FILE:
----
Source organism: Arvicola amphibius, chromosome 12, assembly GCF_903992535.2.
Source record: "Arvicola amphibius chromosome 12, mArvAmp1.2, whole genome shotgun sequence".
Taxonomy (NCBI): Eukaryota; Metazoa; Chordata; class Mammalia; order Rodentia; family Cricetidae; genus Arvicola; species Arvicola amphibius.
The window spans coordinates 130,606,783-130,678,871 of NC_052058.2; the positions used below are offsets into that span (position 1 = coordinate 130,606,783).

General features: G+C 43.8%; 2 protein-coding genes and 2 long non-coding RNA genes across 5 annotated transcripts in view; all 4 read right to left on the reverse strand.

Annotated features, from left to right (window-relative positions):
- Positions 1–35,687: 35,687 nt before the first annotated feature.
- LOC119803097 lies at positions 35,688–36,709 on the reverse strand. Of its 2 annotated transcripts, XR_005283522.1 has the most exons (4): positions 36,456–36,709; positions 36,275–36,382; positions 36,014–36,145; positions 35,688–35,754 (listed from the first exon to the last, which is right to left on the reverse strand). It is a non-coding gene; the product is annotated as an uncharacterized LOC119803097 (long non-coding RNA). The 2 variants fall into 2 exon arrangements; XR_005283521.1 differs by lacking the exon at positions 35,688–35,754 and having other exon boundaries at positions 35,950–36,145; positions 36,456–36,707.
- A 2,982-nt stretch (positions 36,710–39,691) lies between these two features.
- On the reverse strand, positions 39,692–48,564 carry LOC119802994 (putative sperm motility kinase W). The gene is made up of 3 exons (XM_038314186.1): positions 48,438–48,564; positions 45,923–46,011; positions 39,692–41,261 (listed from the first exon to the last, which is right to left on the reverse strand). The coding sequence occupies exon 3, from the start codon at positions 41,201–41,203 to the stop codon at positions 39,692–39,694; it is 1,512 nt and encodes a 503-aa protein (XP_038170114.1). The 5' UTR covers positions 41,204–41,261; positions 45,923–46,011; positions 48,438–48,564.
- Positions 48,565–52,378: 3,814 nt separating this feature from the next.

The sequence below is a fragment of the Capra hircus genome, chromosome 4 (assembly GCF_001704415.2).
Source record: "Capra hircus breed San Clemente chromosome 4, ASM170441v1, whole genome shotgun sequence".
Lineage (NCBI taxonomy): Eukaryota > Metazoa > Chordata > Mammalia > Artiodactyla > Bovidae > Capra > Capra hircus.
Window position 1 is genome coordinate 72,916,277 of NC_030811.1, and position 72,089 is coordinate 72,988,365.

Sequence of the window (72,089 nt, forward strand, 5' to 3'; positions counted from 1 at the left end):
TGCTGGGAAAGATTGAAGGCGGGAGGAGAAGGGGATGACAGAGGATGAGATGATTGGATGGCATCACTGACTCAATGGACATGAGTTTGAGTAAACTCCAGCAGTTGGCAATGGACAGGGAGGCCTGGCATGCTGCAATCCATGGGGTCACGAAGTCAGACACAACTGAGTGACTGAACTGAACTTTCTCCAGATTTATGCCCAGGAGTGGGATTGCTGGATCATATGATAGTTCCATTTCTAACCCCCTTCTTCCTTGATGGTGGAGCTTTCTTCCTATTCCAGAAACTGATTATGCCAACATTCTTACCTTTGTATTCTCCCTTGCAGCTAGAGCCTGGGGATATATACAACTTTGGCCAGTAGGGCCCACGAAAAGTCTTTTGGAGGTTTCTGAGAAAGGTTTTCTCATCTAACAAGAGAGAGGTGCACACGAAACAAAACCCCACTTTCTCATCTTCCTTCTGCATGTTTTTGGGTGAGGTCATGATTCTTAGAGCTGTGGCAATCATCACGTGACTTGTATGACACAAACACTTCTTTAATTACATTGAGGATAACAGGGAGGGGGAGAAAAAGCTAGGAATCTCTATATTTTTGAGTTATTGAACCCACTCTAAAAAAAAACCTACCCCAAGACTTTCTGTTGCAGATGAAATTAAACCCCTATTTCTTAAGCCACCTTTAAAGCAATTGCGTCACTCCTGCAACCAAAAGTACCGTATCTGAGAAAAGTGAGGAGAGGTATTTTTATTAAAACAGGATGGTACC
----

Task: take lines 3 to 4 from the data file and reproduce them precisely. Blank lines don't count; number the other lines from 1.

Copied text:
Taxonomy (NCBI): Eukaryota; Metazoa; Chordata; class Mammalia; order Rodentia; family Cricetidae; genus Arvicola; species Arvicola amphibius.
The window spans coordinates 130,606,783-130,678,871 of NC_052058.2; the positions used below are offsets into that span (position 1 = coordinate 130,606,783).